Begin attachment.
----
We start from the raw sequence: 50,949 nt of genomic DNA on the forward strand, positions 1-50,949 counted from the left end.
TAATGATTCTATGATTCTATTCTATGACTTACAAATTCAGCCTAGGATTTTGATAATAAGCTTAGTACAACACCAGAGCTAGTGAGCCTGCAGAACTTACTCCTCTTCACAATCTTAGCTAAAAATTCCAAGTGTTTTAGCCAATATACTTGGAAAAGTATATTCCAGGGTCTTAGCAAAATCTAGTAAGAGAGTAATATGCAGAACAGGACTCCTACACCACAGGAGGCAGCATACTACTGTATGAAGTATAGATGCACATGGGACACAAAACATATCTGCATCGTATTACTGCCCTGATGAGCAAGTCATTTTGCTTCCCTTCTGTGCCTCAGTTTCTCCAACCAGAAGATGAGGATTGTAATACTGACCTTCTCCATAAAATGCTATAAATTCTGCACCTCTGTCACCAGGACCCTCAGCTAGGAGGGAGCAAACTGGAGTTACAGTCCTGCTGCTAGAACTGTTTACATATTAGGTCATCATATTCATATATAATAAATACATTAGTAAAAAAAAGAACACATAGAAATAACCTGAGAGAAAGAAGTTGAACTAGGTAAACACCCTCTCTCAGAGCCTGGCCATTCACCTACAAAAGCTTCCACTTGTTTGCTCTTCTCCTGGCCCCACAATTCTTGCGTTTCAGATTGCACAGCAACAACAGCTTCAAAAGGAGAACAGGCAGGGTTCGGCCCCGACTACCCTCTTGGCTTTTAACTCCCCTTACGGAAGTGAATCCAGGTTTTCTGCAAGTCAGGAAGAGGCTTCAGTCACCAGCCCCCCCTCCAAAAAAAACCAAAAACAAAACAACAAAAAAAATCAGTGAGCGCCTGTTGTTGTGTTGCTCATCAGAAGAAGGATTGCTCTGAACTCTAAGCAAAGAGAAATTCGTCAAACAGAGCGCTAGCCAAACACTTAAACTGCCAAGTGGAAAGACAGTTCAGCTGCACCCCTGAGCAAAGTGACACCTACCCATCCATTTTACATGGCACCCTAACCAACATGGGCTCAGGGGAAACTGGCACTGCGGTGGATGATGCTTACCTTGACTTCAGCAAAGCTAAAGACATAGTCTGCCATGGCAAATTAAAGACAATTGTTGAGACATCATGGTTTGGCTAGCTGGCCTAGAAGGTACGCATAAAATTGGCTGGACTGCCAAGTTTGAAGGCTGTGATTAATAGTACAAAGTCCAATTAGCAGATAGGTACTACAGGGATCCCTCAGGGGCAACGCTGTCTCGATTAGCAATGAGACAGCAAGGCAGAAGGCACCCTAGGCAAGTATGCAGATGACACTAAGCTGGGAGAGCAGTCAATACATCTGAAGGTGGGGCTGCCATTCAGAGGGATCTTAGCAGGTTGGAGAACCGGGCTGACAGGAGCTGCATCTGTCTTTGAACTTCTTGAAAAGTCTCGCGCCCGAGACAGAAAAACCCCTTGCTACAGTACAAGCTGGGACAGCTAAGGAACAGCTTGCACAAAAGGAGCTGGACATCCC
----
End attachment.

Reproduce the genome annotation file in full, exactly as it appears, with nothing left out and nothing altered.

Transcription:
We start from the raw sequence: 50,949 nt of genomic DNA on the forward strand, positions 1-50,949 counted from the left end.
TAATGATTCTATGATTCTATTCTATGACTTACAAATTCAGCCTAGGATTTTGATAATAAGCTTAGTACAACACCAGAGCTAGTGAGCCTGCAGAACTTACTCCTCTTCACAATCTTAGCTAAAAATTCCAAGTGTTTTAGCCAATATACTTGGAAAAGTATATTCCAGGGTCTTAGCAAAATCTAGTAAGAGAGTAATATGCAGAACAGGACTCCTACACCACAGGAGGCAGCATACTACTGTATGAAGTATAGATGCACATGGGACACAAAACATATCTGCATCGTATTACTGCCCTGATGAGCAAGTCATTTTGCTTCCCTTCTGTGCCTCAGTTTCTCCAACCAGAAGATGAGGATTGTAATACTGACCTTCTCCATAAAATGCTATAAATTCTGCACCTCTGTCACCAGGACCCTCAGCTAGGAGGGAGCAAACTGGAGTTACAGTCCTGCTGCTAGAACTGTTTACATATTAGGTCATCATATTCATATATAATAAATACATTAGTAAAAAAAAGAACACATAGAAATAACCTGAGAGAAAGAAGTTGAACTAGGTAAACACCCTCTCTCAGAGCCTGGCCATTCACCTACAAAAGCTTCCACTTGTTTGCTCTTCTCCTGGCCCCACAATTCTTGCGTTTCAGATTGCACAGCAACAACAGCTTCAAAAGGAGAACAGGCAGGGTTCGGCCCCGACTACCCTCTTGGCTTTTAACTCCCCTTACGGAAGTGAATCCAGGTTTTCTGCAAGTCAGGAAGAGGCTTCAGTCACCAGCCCCCCCTCCAAAAAAAACCAAAAACAAAACAACAAAAAAAATCAGTGAGCGCCTGTTGTTGTGTTGCTCATCAGAAGAAGGATTGCTCTGAACTCTAAGCAAAGAGAAATTCGTCAAACAGAGCGCTAGCCAAACACTTAAACTGCCAAGTGGAAAGACAGTTCAGCTGCACCCCTGAGCAAAGTGACACCTACCCATCCATTTTACATGGCACCCTAACCAACATGGGCTCAGGGGAAACTGGCACTGCGGTGGATGATGCTTACCTTGACTTCAGCAAAGCTAAAGACATAGTCTGCCATGGCAAATTAAAGACAATTGTTGAGACATCATGGTTTGGCTAGCTGGCCTAGAAGGTACGCATAAAATTGGCTGGACTGCCAAGTTTGAAGGCTGTGATTAATAGTACAAAGTCCAATTAGCAGATAGGTACTACAGGGATCCCTCAGGGGCAACGCTGTCTCGATTAGCAATGAGACAGCAAGGCAGAAGGCACCCTAGGCAAGTATGCAGATGACACTAAGCTGGGAGAGCAGTCAATACATCTGAAGGTGGGGCTGCCATTCAGAGGGATCTTAGCAGGTTGGAGAACCGGGCTGACAGGAGCTGCATCTGTCTTTGAACTTCTTGAAAAGTCTCGCGCCCGAGACAGAAAAACCCCTTGCTACAGTACAAGCTGGGACAGCTAAGGAACAGCTTGCACAAAAGGAGCTGGACATCCC